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Revista Brasileira de Farmacognosia

Print version ISSN 0102-695XOn-line version ISSN 1981-528X

Rev. bras. farmacogn. vol.19 no.1a João Pessoa Jan./Mar. 2009 



Initial antimicrobial activity studies of plants of the riverside forests of the southern Uruguay River


Estudos antimicrobianos preliminares de plantas da floresta ribeirinha do sul do rio Uruguai



Ana BertucciI; Cristina OlivaroI; Pedro Almeida da SilvaII; Daniela RamosII; Maria Pia CerdeirasIII; Alvaro VázquezI, *

ICátedra de Farmacognosia, Facultad de Química, Av. General Flores 2124, Montevideo 11800, Uruguay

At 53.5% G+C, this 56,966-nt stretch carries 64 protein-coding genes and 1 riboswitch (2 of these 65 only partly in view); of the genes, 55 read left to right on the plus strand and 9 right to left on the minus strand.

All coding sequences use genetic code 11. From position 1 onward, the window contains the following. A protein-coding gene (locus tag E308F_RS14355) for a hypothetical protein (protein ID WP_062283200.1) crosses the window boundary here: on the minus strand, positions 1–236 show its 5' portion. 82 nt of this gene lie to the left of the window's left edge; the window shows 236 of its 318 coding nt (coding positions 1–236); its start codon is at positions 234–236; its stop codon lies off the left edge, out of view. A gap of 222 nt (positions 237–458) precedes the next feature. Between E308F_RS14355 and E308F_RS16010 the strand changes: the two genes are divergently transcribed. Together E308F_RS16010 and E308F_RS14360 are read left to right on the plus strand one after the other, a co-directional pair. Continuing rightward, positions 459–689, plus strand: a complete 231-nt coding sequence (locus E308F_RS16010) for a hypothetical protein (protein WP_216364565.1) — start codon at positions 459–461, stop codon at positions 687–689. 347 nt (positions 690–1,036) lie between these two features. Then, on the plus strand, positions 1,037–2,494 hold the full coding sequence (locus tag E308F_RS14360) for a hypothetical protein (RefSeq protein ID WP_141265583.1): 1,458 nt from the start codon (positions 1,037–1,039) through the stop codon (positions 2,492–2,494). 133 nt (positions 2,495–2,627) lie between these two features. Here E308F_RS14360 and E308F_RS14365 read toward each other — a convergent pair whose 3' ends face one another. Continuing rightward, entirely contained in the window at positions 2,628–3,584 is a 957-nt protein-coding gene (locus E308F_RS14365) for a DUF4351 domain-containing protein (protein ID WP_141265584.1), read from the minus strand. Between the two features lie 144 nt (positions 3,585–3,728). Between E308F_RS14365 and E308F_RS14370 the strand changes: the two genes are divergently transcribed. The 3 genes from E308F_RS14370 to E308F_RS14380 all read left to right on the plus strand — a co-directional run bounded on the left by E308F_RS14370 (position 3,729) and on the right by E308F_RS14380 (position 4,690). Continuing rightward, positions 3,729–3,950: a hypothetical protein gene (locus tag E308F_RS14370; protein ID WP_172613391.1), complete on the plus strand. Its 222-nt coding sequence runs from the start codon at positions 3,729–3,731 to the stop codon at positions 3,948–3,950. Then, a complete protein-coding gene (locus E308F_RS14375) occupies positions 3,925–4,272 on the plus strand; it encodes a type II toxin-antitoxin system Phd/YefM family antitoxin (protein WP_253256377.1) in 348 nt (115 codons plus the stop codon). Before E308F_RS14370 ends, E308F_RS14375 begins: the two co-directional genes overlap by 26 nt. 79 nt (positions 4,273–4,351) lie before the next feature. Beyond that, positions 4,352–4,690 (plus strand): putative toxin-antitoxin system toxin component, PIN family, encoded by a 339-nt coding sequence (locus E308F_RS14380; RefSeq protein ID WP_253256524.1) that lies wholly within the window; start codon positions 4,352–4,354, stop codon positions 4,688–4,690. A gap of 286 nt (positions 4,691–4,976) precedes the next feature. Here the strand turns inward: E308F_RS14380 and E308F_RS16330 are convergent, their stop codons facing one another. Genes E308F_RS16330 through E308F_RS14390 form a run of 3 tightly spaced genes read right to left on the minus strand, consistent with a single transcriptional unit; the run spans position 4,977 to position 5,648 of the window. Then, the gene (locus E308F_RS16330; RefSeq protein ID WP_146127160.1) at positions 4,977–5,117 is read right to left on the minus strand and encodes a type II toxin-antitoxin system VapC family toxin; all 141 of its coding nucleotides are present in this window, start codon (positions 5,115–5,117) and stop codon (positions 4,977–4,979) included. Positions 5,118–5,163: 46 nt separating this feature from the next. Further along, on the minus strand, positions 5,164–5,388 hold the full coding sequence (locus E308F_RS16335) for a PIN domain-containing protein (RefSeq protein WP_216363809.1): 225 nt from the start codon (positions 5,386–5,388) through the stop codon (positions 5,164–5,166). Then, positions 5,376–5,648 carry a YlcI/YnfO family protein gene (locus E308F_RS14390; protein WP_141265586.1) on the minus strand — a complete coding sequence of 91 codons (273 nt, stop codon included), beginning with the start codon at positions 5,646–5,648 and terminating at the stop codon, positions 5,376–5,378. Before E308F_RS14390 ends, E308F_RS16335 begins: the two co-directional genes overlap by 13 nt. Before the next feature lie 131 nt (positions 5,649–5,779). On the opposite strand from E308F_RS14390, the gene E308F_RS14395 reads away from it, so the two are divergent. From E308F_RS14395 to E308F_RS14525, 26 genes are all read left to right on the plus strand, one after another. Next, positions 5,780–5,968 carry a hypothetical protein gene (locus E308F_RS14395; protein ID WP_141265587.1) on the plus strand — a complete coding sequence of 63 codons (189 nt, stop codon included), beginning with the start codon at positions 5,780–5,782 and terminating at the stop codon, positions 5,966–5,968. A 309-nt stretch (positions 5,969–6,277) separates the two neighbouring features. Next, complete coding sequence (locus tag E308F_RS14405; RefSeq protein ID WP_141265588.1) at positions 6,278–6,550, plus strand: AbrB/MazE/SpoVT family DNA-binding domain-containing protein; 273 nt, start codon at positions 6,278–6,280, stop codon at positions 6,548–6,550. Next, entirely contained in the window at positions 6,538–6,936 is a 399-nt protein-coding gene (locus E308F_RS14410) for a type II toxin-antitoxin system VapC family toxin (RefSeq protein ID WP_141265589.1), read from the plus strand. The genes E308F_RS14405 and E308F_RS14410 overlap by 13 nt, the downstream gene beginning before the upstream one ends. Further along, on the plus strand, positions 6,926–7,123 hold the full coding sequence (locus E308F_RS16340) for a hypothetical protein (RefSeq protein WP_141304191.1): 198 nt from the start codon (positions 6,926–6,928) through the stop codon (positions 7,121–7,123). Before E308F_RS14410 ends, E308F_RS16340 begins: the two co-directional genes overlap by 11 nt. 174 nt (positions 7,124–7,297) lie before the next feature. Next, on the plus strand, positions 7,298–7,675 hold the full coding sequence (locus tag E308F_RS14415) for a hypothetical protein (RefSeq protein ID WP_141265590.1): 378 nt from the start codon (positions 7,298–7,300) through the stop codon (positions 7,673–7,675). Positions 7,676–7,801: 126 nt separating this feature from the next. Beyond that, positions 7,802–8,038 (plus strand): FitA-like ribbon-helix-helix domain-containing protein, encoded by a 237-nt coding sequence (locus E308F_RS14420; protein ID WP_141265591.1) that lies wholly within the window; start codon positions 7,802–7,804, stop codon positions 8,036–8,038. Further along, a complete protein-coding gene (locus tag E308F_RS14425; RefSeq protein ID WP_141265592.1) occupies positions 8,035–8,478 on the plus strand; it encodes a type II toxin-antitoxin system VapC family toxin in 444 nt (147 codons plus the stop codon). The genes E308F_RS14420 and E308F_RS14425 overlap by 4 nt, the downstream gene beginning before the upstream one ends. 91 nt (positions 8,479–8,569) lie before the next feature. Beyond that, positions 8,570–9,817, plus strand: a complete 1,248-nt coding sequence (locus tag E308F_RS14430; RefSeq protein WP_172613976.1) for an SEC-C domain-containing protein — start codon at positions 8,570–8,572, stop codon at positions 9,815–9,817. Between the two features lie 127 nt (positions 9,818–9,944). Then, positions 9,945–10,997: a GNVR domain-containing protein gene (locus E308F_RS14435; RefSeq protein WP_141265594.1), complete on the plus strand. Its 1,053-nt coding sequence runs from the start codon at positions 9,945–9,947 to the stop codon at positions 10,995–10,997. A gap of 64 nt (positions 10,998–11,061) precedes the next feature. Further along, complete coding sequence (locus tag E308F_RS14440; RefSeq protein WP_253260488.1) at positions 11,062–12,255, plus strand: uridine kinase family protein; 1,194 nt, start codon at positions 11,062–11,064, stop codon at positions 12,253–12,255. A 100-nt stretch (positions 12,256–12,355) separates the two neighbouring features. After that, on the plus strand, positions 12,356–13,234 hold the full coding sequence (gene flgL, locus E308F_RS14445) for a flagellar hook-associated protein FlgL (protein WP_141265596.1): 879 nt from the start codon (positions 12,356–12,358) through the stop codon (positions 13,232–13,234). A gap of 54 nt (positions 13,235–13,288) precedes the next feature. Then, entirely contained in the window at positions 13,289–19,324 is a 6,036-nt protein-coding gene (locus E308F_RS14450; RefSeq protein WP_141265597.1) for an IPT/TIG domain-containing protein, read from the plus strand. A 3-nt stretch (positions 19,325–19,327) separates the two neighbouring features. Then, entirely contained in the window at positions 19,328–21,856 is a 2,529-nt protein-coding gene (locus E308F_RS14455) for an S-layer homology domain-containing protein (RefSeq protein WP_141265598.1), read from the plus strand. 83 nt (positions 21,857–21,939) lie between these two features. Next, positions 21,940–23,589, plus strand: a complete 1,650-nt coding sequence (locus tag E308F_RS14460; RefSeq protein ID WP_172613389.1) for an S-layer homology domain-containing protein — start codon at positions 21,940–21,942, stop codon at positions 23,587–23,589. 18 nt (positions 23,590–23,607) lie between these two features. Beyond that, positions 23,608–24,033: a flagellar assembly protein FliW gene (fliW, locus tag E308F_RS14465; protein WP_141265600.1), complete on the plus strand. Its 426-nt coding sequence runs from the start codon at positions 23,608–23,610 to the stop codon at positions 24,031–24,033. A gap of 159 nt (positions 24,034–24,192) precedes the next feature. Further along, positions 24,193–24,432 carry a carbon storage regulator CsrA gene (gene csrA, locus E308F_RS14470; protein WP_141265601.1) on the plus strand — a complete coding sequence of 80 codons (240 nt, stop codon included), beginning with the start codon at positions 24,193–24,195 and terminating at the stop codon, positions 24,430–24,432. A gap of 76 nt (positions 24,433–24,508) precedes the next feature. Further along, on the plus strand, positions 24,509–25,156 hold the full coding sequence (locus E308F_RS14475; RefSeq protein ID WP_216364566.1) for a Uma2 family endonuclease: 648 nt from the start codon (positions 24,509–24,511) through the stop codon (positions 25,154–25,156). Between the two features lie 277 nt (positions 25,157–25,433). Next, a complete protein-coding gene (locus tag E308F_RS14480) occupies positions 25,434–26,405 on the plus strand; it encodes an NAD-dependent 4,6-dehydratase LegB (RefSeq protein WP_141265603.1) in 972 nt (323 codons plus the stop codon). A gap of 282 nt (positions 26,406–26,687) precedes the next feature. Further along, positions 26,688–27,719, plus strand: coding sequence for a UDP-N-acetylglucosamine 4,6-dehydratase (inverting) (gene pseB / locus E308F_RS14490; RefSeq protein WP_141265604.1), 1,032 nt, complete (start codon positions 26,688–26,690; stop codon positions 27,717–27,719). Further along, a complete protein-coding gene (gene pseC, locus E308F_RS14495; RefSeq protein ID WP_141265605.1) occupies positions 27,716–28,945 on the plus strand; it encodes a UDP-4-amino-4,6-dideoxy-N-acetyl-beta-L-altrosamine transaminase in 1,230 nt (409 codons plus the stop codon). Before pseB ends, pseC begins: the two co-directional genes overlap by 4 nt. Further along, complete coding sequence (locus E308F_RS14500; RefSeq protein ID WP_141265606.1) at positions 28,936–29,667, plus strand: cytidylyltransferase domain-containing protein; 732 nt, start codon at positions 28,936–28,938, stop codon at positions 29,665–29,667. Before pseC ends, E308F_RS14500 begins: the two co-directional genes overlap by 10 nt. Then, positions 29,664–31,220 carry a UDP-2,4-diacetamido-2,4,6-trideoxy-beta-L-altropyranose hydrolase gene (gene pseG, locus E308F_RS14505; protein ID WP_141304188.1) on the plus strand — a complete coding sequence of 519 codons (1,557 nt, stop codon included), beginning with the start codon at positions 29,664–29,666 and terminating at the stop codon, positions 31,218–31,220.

IIDepartamento de Patología, Fundação Universidade Federal do Rio Grande, 96200-190 Rio Grande-RS, Brazil
IIICátedra de Microbiología, Facultad de Química, Av. General Flores 2124, Montevideo 11800, Uruguay




Development of new antimicrobial compounds against different microorganisms is becoming critically important, as infectious diseases are still one of the leading causes of death in the world. Plants can be a useful source of these lead compounds. In this study, 66 extracts of 25 plants of the riverside forest of southern Uruguay River were studied for antimicrobial activity against Staphylococcus aureus, Listeria inocua, Escherichia coli, Pseudomonas aeruginosa, Mycobacterium tuberculosis, Aspergillus niger and Candida albicans. Fifty-three of these extracts showed some kind of antimicrobial activity. Six of these (Eugenia mansoni, Eugenia repanda, Myrcianthes cisplatensis, Paullinia ellegans, Petunia sp and Ruprechtia laxiflora) presented activity against Mycobacterium tuberculosis with MIC values as low as 50 μg/mL.